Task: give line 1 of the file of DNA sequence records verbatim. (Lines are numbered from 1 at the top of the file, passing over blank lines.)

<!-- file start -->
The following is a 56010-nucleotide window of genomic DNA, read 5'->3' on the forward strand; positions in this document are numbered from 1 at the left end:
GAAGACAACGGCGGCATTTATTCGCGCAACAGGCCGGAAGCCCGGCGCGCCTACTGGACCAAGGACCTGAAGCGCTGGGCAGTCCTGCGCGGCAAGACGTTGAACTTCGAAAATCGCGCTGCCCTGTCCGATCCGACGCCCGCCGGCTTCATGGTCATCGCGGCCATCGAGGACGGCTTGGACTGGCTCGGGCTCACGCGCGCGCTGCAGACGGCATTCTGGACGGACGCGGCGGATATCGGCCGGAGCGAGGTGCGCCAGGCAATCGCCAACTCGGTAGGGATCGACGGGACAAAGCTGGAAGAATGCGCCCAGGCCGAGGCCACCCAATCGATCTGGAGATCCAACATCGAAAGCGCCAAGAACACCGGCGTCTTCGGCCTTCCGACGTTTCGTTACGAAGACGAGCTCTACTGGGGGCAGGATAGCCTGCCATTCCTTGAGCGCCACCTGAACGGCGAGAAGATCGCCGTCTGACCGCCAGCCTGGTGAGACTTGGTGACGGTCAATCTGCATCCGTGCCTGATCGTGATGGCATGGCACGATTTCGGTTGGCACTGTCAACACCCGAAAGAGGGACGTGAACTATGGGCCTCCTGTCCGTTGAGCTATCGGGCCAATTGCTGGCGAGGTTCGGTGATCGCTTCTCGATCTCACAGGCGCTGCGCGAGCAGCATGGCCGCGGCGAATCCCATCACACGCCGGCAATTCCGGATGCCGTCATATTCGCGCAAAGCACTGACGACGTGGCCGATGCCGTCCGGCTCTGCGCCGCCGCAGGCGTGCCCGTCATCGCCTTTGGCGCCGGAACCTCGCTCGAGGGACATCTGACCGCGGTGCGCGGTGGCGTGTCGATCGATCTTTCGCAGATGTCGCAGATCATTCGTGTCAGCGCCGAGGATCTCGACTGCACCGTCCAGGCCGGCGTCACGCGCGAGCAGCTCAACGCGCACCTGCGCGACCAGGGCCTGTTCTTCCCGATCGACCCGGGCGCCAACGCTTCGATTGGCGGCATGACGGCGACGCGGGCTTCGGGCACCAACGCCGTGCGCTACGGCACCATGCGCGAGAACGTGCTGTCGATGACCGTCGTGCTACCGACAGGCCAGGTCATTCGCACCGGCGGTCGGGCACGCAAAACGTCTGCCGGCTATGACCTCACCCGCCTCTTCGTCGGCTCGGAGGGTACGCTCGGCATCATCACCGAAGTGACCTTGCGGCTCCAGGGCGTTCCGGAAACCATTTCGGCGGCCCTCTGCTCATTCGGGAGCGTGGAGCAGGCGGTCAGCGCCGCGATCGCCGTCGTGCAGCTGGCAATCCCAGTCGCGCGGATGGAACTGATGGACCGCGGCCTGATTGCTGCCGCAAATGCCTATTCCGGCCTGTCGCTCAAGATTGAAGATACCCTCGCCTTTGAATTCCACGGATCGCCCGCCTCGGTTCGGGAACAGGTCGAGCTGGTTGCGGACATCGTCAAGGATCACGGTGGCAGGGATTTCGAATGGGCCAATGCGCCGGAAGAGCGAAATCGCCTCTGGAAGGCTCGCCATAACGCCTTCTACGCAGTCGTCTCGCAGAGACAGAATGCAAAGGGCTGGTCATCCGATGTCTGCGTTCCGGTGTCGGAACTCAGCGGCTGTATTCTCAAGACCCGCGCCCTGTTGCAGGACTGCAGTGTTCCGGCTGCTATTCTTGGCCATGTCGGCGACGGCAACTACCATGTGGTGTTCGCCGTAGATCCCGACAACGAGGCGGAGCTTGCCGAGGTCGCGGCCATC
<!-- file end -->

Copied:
The following is a 56010-nucleotide window of genomic DNA, read 5'->3' on the forward strand; positions in this document are numbered from 1 at the left end: